3. Detailed temporal structure of communication networks in groups of songbirds.

    Science.gov (United States)

    Stowell, Dan; Gill, Lisa; Clayton, David

    2016-06-01

    Animals in groups often exchange calls, in patterns whose temporal structure may be influenced by contextual factors such as physical location and the social network structure of the group. We introduce a model-based analysis for temporal patterns of animal call timing, originally developed for networks of firing neurons. This has advantages over cross-correlation analysis in that it can correctly handle common-cause confounds and provides a generative model of call patterns with explicit parameters for the influences between individuals. It also has advantages over standard Markovian analysis in that it incorporates detailed temporal interactions which affect timing as well as sequencing of calls. Further, a fitted model can be used to generate novel synthetic call sequences. We apply the method to calls recorded from groups of domesticated zebra finch (Taeniopygia guttata) individuals. We find that the communication network in these groups has stable structure that persists from one day to the next, and that 'kernels' reflecting the temporal range of influence have a characteristic structure for a calling individual's effect on itself, its partner and on others in the group. We further find characteristic patterns of influences by call type as well as by individual. © 2016 The Authors.

  4. Stream sediment detailed geochemical survey for Marysvale, Utah

    International Nuclear Information System (INIS)

    Butz, T.R.; Vreeland, J.L.; Bard, C.S.; Helgerson, R.N.; Grimes, J.G.; Pritz, P.M.

    1980-01-01

    Results of the Marysvale detailed geochemical survey are reported. Field and laboratory data are presented for 397 stream sediment samples and 160 radiometric readings. Statistical and areal distributions of uranium and possible uranium-related variables are displayed. A generalized geologic map of the area is provided, and pertinent geologic factors which may be of significance in evaluating the potential for uranium mineralization are briefly discussed. Stream sediments containing significant amounts of soluble uranium (greater than or equal to 16.93 ppM) occur in numerous areas, the most prevalent being in the western portion of the survey area, within and surrounding the Mount Belknap Caldera. Thorium, beryllium, cerium, manganese, molybdenum, niobium, potassium, yttrium, zinc, and zirconium occur in concentrations greater than or equal to 84th percentile in many sediment samples taken from within and surrounding the Mount Belknap Caldera. The uranium and related variables are associated with highly silicic intrusions and extrusions of the Mount Belknap Volcanics, as well as hydrothermal activity which has occurred in the Marysvale volcanic field

  5. Routing the asteroid surface vehicle with detailed mechanics

    Science.gov (United States)

    Yu, Yang; Baoyin, He-Xi

    2014-06-01

    The motion of a surface vehicle on/above an irregular object is investigated for a potential interest in the insitu explorations to asteroids of the solar system. A global valid numeric method, including detailed gravity and geomorphology, is developed to mimic the behaviors of the test particles governed by the orbital equations and surface coupling effects. A general discussion on the surface mechanical environment of a specified asteroid, 1620 Geographos, is presented to make a global evaluation of the surface vehicle's working conditions. We show the connections between the natural trajectories near the ground and differential features of the asteroid surface, which describes both the good and bad of typical terrains from the viewpoint of vehicles' dynamic performances. Monte Carlo simulations are performed to take a further look at the trajectories of particles initializing near the surface. The simulations reveal consistent conclusions with the analysis, i.e., the open-field flat ground and slightly concave basins/valleys are the best choices for the vehicles' dynamical security. The dependence of decending trajectories on the releasing height is studied as an application; the results show that the pole direction (where the centrifugal force is zero) is the most stable direction in which the shift of a natural trajectory will be well limited after landing. We present this work as an example for pre-analysis that provides guidance to engineering design of the exploration site and routing the surface vehicles.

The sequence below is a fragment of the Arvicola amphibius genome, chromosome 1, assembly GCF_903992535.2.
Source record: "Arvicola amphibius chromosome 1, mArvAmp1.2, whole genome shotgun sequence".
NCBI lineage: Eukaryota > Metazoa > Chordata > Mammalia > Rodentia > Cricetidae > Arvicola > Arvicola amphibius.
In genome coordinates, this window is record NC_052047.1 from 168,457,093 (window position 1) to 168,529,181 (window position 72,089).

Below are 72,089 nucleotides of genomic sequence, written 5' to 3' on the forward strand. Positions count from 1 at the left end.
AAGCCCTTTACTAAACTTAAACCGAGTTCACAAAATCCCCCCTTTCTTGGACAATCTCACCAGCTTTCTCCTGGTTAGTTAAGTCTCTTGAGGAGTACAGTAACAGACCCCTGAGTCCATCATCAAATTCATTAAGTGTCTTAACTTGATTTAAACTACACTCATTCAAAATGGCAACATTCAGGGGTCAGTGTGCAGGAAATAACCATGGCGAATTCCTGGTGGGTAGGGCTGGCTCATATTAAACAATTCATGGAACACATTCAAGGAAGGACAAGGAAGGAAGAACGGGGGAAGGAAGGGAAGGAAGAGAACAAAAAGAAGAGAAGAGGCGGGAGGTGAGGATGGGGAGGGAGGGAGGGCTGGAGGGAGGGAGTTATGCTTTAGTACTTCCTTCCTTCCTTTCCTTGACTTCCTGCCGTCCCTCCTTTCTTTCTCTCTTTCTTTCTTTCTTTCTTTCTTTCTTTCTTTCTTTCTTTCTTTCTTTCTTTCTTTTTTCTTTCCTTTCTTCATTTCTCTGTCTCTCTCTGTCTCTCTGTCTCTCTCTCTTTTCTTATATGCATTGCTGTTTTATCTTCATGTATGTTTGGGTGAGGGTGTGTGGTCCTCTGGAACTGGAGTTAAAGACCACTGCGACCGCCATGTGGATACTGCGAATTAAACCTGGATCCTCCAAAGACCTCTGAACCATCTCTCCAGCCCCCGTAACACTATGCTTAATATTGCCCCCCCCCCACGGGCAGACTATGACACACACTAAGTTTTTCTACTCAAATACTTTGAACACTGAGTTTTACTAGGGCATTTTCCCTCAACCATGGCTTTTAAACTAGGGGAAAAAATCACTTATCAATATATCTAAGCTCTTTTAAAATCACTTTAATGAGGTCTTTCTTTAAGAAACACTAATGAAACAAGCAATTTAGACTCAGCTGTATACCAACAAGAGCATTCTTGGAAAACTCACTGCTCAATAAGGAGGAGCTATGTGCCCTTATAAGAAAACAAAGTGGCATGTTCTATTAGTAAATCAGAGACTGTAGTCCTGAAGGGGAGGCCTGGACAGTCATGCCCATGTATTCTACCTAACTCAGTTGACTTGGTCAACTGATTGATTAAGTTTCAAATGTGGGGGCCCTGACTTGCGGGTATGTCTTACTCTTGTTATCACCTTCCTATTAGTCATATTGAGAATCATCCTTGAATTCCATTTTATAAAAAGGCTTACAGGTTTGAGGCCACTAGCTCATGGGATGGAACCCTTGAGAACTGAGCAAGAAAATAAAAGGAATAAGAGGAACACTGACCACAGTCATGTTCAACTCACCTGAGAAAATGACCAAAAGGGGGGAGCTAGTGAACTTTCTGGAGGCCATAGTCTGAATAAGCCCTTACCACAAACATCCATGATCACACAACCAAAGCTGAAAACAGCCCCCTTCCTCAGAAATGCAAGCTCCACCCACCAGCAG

6. Urban scale air quality modelling using detailed traffic emissions estimates

    Science.gov (United States)

    Borrego, C.; Amorim, J. H.; Tchepel, O.; Dias, D.; Rafael, S.; Sá, E.; Pimentel, C.; Fontes, T.; Fernandes, P.; Pereira, S. R.; Bandeira, J. M.; Coelho, M. C.

    2016-04-01

    The atmospheric dispersion of NOx and PM10 was simulated with a second generation Gaussian model over a medium-size south-European city. Microscopic traffic models calibrated with GPS data were used to derive typical driving cycles for each road link, while instantaneous emissions were estimated applying a combined Vehicle Specific Power/Co-operative Programme for Monitoring and Evaluation of the Long-range Transmission of Air Pollutants in Europe (VSP/EMEP) methodology. Site-specific background concentrations were estimated using time series analysis and a low-pass filter applied to local observations. Air quality modelling results are compared against measurements at two locations for a 1 week period. 78% of the results are within a factor of two of the observations for 1-h average concentrations, increasing to 94% for daily averages. Correlation significantly improves when background is added, with an average of 0.89 for the 24 h record. The results highlight the potential of detailed traffic and instantaneous exhaust emissions estimates, together with filtered urban background, to provide accurate input data to Gaussian models applied at the urban scale.